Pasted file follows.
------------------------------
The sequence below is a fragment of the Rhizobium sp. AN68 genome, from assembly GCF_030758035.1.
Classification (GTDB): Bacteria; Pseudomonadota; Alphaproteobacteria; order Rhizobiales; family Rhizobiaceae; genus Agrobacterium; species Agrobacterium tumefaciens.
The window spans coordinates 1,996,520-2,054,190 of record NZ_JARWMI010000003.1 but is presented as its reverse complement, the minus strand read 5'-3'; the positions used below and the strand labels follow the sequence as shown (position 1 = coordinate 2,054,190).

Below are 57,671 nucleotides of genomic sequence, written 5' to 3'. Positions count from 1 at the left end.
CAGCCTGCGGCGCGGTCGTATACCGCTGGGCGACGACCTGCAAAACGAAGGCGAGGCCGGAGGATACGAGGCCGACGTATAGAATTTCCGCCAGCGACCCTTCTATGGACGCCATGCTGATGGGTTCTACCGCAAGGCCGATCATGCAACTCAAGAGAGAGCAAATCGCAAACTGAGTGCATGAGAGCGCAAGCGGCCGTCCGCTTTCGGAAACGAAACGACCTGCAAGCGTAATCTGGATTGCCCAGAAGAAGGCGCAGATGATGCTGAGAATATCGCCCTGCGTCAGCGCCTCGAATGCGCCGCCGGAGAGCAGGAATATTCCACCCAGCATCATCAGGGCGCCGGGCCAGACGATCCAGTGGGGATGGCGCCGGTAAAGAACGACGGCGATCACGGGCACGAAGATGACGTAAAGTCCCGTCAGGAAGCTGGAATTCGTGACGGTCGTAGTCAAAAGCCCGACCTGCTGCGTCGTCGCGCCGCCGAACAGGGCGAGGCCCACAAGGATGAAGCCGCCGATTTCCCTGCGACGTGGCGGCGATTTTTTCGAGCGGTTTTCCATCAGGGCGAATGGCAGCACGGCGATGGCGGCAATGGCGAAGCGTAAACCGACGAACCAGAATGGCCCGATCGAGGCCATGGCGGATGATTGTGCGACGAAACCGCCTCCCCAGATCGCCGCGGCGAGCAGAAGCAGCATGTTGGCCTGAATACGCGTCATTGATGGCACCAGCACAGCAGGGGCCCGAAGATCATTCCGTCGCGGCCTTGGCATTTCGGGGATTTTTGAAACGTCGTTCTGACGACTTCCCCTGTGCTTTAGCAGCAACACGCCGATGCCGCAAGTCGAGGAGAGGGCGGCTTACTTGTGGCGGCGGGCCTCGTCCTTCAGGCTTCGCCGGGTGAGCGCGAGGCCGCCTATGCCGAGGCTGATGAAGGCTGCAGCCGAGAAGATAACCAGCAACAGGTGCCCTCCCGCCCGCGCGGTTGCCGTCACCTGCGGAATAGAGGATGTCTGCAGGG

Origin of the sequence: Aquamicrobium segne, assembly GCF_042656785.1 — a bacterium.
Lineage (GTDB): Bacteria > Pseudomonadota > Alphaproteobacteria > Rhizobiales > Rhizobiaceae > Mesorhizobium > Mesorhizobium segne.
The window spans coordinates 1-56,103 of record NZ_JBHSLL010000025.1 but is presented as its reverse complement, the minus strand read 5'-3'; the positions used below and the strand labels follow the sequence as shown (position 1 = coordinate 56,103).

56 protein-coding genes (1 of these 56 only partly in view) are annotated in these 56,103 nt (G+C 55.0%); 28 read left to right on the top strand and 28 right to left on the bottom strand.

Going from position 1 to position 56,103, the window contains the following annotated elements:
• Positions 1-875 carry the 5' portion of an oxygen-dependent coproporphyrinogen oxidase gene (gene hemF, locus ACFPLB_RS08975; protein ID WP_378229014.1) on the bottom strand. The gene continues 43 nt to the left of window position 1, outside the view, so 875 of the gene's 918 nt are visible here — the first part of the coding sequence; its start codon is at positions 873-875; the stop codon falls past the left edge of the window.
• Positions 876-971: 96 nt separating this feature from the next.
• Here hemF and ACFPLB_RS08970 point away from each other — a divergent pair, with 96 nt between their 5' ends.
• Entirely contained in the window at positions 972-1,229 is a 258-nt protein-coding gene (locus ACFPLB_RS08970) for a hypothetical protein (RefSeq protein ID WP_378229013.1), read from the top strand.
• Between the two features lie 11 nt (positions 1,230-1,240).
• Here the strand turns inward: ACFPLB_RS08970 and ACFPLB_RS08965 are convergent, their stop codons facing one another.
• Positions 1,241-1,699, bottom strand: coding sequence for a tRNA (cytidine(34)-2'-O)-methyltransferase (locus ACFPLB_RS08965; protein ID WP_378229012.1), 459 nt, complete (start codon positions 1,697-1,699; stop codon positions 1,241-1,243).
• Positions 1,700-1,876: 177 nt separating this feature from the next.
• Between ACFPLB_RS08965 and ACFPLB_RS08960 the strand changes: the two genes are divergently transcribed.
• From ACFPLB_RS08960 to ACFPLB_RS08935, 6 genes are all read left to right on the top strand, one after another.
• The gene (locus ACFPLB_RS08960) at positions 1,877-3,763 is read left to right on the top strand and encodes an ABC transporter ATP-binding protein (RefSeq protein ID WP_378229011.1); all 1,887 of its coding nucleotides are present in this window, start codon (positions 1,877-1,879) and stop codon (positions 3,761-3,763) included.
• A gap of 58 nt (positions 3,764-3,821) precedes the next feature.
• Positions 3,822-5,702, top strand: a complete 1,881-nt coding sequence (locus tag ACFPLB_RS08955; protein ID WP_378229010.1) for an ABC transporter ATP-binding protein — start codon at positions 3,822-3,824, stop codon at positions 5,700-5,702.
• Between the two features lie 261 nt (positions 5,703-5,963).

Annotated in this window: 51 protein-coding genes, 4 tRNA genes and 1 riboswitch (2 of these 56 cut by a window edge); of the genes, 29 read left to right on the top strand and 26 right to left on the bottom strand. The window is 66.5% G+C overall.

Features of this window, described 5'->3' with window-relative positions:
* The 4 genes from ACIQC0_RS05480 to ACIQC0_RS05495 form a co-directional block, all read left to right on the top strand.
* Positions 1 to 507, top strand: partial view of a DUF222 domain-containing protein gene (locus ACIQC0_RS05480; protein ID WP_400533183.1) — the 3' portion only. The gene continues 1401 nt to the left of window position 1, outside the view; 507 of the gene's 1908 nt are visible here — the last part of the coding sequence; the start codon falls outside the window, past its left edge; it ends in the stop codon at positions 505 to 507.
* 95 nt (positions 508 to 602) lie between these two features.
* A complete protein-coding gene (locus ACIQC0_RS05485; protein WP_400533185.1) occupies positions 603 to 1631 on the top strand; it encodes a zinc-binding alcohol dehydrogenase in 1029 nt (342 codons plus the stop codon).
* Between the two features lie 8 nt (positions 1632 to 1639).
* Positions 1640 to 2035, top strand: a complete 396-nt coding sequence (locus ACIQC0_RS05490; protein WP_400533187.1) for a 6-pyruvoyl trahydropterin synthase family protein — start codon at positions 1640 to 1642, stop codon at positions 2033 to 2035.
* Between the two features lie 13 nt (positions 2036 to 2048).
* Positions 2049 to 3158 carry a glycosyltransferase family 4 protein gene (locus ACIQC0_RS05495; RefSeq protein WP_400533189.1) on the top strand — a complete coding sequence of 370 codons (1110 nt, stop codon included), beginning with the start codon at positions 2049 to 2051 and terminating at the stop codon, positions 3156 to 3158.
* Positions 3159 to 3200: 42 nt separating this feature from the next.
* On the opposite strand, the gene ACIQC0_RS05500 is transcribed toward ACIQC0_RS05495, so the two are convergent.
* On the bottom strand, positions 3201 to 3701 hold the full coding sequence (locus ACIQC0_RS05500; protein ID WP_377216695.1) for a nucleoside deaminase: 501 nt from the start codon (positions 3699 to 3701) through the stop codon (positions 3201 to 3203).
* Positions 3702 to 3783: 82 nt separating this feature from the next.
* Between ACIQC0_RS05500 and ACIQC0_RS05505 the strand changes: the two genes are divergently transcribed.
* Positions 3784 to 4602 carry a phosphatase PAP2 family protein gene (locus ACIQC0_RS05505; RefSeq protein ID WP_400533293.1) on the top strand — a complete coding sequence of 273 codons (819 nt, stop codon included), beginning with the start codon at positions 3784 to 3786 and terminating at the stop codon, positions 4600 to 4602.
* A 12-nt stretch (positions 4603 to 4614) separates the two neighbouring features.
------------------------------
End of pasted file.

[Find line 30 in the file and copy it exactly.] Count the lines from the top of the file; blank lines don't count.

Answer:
* A complete protein-coding gene (locus ACIQC0_RS05485; protein WP_400533185.1) occupies positions 603 to 1631 on the top strand; it encodes a zinc-binding alcohol dehydrogenase in 1029 nt (342 codons plus the stop codon).